Remember maps? And I mean the kind of maps that once opened took an act of Congress to refold and close . . . the kind that were too big for one person to hold and read . . . the kind that had print too small for the elderly and too confusing for the young . . .the kind that identified rest stops and road side tables? Remember maps?
Maps used to be the crowning jewel of all travel – far or near. When traveling by automobile, maps were tucked away in every car crevice known to humankind. Front, back, underneath, inside, outside, maps were stored everywhere. In the trunk. Behind the visor. In the console. In fact, why in the world was it called a glove compartment because as far as I could tell it would have been more appropriately named the map compartment.
In the days of the giants, standard fare included the AAA TripTik (a thin, narrow map held together by red plastic comb-binding), the Rand McNally (an oversized fold-out map that didn’t seem to include any type of refolding instructions), and the Atlas (a magazine size paperback often found underneath the passenger seat).
And nothing was more fun than searching the family machine and finding an assortment of maps everywhere. Most of them were yellow and crumpled. Most of them were critical at some point. None of them were the ones needed at the time. So, in retrospect I can honestly say that all of them were simultaneously useless and useful.
In the useful category . . . maps were automatic conversation starters.
Car buddies wanted to know where the divided highway started and stopped. Maps told them. They wanted to know how many people lived in the upcoming town, and maps told them. They wanted a heads-up on ways to avoid constructions zones. Maps sometimes told them. They wanted to know the population, the time zone, the nearest capital, the shortcuts, the county, the state bird, the state tree, and the number of towns between point A and point B. And maps told them. Map conversations were a smooth blend of unique, important history with unusual, irrelevant trivia.
Also in the useful category was a map’s ability to lead the lost.
This ability, however, was predicated on the intelligence and brilliance of map users. Unfortunately once a person was lost, intelligence and brilliance took the preverbial backseat. Those who were lost had to know they were lost before they could use a map to figure out how to become found. (Don’t know if I can repeat that sentence and still understand the meaning a second time myself.)
In any event, intelligence and brilliance would have all of the folks in the lost category immediately admitting that they were just that . . . lost. However, in all my life, I can not recall any lost person snapping to attention, raising a hand, clearing a throat, and giving a shout-out that even remotely could be construed as an I-am-lost confession. Rather, far too often the lost preferred to remain lost just to avoid admitting that they needed to be found.
And how comical it could be to the map users’ audiences!
Initially, map users seemed to have a short list of questions that had to be ironed out prior to the lost admission. First were questions that blamed the map: Had the map’s born-on date expired? Was the map grid level sufficient for the intended journey? Did the map have any small print disclaimers? Was the dot on the map original . . . or crispy – a fitting question for the questions involving specks of food.
Second – were questions that blamed the map reader: Were the map eyes of the map readers within quality standards? Were all bifocals free of watermarks and other grim and grit? Were all map readers on the same page – literally and figuratively? Were map readers chosen based on ability or by default due to their status as passengers?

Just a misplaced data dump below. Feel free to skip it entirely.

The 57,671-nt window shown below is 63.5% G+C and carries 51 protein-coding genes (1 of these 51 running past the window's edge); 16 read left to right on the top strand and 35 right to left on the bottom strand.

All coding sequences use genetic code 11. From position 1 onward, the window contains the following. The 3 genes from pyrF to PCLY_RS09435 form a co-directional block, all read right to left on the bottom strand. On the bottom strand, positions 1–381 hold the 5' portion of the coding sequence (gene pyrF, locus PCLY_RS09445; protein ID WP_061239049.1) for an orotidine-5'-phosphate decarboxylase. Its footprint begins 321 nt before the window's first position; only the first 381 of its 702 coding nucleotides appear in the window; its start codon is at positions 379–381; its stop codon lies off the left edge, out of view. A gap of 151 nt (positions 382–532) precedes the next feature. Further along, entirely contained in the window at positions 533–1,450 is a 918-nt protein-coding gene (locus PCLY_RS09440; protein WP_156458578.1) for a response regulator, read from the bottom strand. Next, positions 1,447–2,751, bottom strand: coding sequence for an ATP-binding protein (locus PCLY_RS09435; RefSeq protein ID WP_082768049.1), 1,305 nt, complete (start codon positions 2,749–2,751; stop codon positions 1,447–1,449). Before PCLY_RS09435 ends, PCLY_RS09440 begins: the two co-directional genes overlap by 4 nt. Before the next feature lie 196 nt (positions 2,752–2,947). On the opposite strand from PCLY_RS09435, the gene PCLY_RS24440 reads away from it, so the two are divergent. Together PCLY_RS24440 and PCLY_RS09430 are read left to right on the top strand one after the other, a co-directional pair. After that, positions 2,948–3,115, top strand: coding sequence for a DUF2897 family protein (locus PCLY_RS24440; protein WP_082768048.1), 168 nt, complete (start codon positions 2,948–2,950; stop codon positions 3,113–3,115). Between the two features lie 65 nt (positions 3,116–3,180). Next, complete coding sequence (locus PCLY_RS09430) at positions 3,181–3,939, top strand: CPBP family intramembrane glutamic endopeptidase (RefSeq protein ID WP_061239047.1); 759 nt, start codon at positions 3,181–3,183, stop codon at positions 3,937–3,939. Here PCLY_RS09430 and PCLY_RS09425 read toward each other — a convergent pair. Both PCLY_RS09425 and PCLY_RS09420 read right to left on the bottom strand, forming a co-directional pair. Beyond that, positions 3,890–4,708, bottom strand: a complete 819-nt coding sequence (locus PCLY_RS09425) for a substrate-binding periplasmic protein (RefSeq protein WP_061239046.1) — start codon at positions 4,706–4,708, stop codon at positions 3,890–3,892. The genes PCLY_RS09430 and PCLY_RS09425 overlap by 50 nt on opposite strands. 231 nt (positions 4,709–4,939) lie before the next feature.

And the best question of all was the destination switcheroo that allowed the lost to change the final destination to the current location. After all, what better way to become found than to ask who really was tied to the initial destination anyways?
The true glory of maps really comes into play when thinking about their uselessness.
Those McTripTikAtlas maps really only have one shining moment, one moment to claim all the enchiladas, one moment to hold the number one spot, and that is the moment of their printing. For once printed, their journey to uselessness escalates at a rate faster than the 32 feet per second per second gravitation pull, leaving them to be nothing more than historical archives of the past, at best.
Moments after printing, all has changed – new cities, new roads, new construction sites, new road side tables. Well okay, maybe there aren’t too many new road side tables these days, but everything else has changed.
Most importantly, the uselessness of maps allowed us to have those golden Americana opportunities to be lost. What fun it was to hold up the flimsy, oversized, unfolded, outdated paper map and declare, “We’re Lost!” with the utmost authority and confidence, knowing that to become found would take some idle leisure time, some awkward adventuring, and some moments of uncertainty and frivolity.
No GPS censors to blink and beep to lead folks out of the abyss quickly and efficiently. No cellphone buddies to call and correct the crazy foolishness. No help button anywhere.
So here’s to the maps of yesteryear that allowed all to experience the ultimate joy of being honestly and wholeheartedly lost.
For the sights and sounds that are seen when living through ‘the lost’ are nothing shy of absolutely enchanting. I am quite sure that it was the lost who stumbled across the Redwood Forest and the Gulf Stream waters. They just made it look more intentional later to improve the discovery story.
My suggestion when traveling, leave those smart phones and tablets behind. Trust that the map compartment will contain something halfway between useless and useful, and see what you see on the next great lost adventure.